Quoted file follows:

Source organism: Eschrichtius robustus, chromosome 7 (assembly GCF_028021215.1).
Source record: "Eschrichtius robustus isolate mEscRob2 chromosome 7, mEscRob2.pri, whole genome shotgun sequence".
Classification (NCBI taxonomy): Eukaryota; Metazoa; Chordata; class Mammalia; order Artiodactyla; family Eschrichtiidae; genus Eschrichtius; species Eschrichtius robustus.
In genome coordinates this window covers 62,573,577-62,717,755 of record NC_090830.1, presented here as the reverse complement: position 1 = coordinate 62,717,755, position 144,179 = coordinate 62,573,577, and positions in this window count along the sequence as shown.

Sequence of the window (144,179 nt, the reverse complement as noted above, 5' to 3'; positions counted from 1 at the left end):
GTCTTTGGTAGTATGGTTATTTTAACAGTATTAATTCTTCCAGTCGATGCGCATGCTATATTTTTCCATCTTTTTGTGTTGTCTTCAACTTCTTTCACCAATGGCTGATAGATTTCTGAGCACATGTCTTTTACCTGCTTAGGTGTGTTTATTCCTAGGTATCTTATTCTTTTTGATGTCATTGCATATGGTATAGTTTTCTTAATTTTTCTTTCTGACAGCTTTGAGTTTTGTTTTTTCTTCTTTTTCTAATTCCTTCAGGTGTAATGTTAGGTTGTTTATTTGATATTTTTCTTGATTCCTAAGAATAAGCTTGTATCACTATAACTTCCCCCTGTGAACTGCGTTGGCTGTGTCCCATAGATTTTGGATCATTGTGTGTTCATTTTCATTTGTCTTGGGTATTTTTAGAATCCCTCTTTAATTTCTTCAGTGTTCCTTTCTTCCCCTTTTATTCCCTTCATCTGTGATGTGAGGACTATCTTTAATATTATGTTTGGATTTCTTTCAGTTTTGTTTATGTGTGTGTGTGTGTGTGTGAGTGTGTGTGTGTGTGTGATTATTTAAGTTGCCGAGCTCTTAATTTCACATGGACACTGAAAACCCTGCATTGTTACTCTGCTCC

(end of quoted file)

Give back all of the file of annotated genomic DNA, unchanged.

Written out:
Source organism: Eschrichtius robustus, chromosome 7 (assembly GCF_028021215.1).
Source record: "Eschrichtius robustus isolate mEscRob2 chromosome 7, mEscRob2.pri, whole genome shotgun sequence".
Classification (NCBI taxonomy): Eukaryota; Metazoa; Chordata; class Mammalia; order Artiodactyla; family Eschrichtiidae; genus Eschrichtius; species Eschrichtius robustus.
In genome coordinates this window covers 62,573,577-62,717,755 of record NC_090830.1, presented here as the reverse complement: position 1 = coordinate 62,717,755, position 144,179 = coordinate 62,573,577, and positions in this window count along the sequence as shown.

Sequence of the window (144,179 nt, the reverse complement as noted above, 5' to 3'; positions counted from 1 at the left end):
GTCTTTGGTAGTATGGTTATTTTAACAGTATTAATTCTTCCAGTCGATGCGCATGCTATATTTTTCCATCTTTTTGTGTTGTCTTCAACTTCTTTCACCAATGGCTGATAGATTTCTGAGCACATGTCTTTTACCTGCTTAGGTGTGTTTATTCCTAGGTATCTTATTCTTTTTGATGTCATTGCATATGGTATAGTTTTCTTAATTTTTCTTTCTGACAGCTTTGAGTTTTGTTTTTTCTTCTTTTTCTAATTCCTTCAGGTGTAATGTTAGGTTGTTTATTTGATATTTTTCTTGATTCCTAAGAATAAGCTTGTATCACTATAACTTCCCCCTGTGAACTGCGTTGGCTGTGTCCCATAGATTTTGGATCATTGTGTGTTCATTTTCATTTGTCTTGGGTATTTTTAGAATCCCTCTTTAATTTCTTCAGTGTTCCTTTCTTCCCCTTTTATTCCCTTCATCTGTGATGTGAGGACTATCTTTAATATTATGTTTGGATTTCTTTCAGTTTTGTTTATGTGTGTGTGTGTGTGTGTGAGTGTGTGTGTGTGTGTGATTATTTAAGTTGCCGAGCTCTTAATTTCACATGGACACTGAAAACCCTGCATTGTTACTCTGCTCC